Posted on 21 November 2012.
Starting To Use CPAP
After you have completed your doctor visits, and the big day is finally here, deciding on the best mask to wear along with your CPAP machine is probably the next big question for any new sleep apnea patient. And along with all the other decisions you’ve made so far, this is also a very big one. When the face mask fits properly, it is going to mean that the CPAP therapy is working best, and you are going to have much better sleep. On the other hand, if you are not happy with the CPAP mask, there is a much better chance that you will stop using the therapy, and everything might be for nothing.
Nasal Pillow Masks
According to the different manufacturers of headgear that patients use with their CPAP devices, the nasal pillows are by far the most popular. The main reason is that people feel they are less invasive, and do not disturb normal sleeping as much compared to the other options that exist. This is often true in terms of overall comfort, but there is one potential problem that is often not figured out until it is too late.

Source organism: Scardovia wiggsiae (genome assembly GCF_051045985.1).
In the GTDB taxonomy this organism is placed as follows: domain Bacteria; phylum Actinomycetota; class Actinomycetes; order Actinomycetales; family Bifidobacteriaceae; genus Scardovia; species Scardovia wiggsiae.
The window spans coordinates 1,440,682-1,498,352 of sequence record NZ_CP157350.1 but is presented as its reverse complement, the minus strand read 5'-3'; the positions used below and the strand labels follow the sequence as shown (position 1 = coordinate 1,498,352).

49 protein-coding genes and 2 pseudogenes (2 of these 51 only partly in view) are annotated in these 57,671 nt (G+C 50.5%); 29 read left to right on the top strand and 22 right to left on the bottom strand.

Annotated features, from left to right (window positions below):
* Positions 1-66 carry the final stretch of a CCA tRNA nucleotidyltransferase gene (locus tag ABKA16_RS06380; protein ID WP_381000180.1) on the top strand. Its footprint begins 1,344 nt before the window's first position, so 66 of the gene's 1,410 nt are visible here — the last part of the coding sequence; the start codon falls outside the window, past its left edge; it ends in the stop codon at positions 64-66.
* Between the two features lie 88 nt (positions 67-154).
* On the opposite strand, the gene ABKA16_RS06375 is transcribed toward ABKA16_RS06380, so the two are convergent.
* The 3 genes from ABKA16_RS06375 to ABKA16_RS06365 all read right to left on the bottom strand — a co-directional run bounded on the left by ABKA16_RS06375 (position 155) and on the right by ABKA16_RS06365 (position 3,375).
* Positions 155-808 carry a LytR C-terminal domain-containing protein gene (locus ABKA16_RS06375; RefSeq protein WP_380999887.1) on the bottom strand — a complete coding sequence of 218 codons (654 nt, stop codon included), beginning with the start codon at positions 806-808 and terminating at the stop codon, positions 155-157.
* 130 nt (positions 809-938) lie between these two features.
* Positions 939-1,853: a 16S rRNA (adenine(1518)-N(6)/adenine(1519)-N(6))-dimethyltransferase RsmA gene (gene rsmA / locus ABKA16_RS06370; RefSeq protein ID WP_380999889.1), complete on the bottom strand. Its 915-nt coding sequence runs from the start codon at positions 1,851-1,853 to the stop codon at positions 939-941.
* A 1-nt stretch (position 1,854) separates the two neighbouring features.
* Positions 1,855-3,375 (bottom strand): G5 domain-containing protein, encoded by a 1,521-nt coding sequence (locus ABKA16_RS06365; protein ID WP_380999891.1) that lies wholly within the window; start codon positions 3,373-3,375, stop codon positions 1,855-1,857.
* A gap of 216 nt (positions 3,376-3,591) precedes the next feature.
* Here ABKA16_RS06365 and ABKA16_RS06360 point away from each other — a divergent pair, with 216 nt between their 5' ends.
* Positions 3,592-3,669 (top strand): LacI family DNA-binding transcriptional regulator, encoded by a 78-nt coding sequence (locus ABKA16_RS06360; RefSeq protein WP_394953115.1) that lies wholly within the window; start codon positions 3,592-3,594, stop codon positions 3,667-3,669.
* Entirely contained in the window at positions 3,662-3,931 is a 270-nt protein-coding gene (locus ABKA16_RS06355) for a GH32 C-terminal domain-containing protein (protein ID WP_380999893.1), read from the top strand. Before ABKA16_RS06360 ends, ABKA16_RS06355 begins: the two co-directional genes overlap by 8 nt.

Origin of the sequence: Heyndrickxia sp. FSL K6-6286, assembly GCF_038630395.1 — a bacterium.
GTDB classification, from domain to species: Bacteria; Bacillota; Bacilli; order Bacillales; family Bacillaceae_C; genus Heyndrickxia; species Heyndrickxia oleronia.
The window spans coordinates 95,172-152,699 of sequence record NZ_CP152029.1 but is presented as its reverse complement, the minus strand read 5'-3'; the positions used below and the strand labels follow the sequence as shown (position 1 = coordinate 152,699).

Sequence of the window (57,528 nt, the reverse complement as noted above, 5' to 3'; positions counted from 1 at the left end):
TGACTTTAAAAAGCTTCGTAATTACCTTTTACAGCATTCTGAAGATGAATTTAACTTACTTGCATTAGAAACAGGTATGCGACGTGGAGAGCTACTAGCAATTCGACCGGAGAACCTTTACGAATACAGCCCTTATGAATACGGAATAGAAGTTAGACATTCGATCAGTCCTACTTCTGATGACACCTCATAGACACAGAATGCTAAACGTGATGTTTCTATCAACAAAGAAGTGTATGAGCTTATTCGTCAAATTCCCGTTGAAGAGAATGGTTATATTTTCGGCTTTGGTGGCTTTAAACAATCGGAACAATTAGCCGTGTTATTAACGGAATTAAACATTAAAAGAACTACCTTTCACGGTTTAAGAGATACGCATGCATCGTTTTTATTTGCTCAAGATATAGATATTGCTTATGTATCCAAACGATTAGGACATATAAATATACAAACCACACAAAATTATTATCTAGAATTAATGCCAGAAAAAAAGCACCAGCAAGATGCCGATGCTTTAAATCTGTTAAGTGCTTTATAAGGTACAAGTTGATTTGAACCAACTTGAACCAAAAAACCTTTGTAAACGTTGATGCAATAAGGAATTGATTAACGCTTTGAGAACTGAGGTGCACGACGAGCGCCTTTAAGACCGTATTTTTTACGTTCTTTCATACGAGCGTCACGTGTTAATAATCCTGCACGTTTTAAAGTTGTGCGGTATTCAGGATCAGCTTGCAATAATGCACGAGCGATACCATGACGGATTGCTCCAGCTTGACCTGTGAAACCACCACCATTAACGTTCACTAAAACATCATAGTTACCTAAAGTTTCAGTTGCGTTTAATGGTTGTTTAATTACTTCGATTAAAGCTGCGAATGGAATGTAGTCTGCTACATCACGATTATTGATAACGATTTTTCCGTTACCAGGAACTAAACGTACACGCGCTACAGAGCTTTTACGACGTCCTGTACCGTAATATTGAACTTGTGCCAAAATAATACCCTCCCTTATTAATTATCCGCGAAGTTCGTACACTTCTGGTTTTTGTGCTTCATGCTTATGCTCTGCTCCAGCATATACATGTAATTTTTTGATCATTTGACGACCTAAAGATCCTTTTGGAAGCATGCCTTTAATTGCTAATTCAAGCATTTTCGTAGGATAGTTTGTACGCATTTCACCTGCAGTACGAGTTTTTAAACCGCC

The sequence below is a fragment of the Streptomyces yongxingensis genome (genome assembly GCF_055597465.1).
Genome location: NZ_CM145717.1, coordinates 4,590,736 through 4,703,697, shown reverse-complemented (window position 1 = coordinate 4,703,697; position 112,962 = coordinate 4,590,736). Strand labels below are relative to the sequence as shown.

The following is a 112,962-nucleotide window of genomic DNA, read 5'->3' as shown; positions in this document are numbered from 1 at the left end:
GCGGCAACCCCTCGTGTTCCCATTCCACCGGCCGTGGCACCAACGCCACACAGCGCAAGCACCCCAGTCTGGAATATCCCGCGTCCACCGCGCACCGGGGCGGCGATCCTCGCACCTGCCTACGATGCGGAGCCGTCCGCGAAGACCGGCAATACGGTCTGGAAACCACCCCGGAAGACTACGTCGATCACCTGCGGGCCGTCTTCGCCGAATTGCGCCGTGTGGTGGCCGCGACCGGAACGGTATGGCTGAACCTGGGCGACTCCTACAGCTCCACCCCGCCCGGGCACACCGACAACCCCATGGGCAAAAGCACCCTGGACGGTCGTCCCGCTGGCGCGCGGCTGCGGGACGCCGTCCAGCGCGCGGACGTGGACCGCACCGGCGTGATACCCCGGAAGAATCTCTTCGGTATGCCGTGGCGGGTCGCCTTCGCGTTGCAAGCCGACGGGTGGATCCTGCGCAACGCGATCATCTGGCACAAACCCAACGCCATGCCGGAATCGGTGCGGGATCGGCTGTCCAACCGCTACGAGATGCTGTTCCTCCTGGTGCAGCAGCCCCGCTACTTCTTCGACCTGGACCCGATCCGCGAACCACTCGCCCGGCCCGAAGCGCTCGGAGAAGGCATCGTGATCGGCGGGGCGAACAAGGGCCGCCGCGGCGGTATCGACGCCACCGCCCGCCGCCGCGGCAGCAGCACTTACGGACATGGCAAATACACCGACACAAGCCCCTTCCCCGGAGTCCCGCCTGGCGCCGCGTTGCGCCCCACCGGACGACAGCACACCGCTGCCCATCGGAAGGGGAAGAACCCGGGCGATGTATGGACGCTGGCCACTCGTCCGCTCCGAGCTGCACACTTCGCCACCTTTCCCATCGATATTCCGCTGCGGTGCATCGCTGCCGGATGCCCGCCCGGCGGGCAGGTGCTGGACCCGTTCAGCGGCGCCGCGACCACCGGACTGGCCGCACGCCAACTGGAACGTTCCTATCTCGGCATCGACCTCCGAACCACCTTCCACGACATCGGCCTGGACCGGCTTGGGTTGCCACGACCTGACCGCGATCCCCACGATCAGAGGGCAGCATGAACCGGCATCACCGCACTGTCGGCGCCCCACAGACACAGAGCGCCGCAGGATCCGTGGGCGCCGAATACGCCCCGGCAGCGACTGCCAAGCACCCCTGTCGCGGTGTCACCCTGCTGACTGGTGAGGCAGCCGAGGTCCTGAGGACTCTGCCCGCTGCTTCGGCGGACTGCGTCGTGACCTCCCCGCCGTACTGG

For a new patient, CPAP therapy is going to seem strange at first. Air is being blown into your mouth or nose (with nasal pillows). Furthermore, when a patient is trying to exhale, there is added pressure to expel the previous breath of air because the machine is constantly blowing more air into your body. So with this happening, nasal pillows are very different than some other options. Specifically, if you compare a nasal pillow mask to a full face mask, or even a partial face mask, the ability to exhale is often much easier with non nasal pillow masks. And this is significant.